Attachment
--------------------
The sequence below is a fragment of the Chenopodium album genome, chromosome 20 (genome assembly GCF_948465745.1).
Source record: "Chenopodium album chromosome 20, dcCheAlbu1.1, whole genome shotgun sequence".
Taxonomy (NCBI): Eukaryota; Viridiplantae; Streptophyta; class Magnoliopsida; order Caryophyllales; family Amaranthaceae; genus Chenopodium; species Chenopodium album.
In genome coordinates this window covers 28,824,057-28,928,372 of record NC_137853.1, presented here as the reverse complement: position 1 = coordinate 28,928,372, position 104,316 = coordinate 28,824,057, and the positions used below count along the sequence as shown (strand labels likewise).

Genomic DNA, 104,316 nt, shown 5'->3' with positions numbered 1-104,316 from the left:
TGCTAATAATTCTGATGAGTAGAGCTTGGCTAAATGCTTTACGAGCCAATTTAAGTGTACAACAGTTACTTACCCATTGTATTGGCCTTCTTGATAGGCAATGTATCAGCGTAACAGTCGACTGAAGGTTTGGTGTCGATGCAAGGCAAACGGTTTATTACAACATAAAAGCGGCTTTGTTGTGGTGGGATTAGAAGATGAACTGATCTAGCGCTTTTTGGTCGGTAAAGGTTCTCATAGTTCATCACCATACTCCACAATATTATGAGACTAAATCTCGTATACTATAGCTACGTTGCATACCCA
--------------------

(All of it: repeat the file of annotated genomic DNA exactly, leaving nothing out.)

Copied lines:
The sequence below is a fragment of the Chenopodium album genome, chromosome 20 (genome assembly GCF_948465745.1).
Source record: "Chenopodium album chromosome 20, dcCheAlbu1.1, whole genome shotgun sequence".
Taxonomy (NCBI): Eukaryota; Viridiplantae; Streptophyta; class Magnoliopsida; order Caryophyllales; family Amaranthaceae; genus Chenopodium; species Chenopodium album.
In genome coordinates this window covers 28,824,057-28,928,372 of record NC_137853.1, presented here as the reverse complement: position 1 = coordinate 28,928,372, position 104,316 = coordinate 28,824,057, and the positions used below count along the sequence as shown (strand labels likewise).

Genomic DNA, 104,316 nt, shown 5'->3' with positions numbered 1-104,316 from the left:
TGCTAATAATTCTGATGAGTAGAGCTTGGCTAAATGCTTTACGAGCCAATTTAAGTGTACAACAGTTACTTACCCATTGTATTGGCCTTCTTGATAGGCAATGTATCAGCGTAACAGTCGACTGAAGGTTTGGTGTCGATGCAAGGCAAACGGTTTATTACAACATAAAAGCGGCTTTGTTGTGGTGGGATTAGAAGATGAACTGATCTAGCGCTTTTTGGTCGGTAAAGGTTCTCATAGTTCATCACCATACTCCACAATATTATGAGACTAAATCTCGTATACTATAGCTACGTTGCATACCCA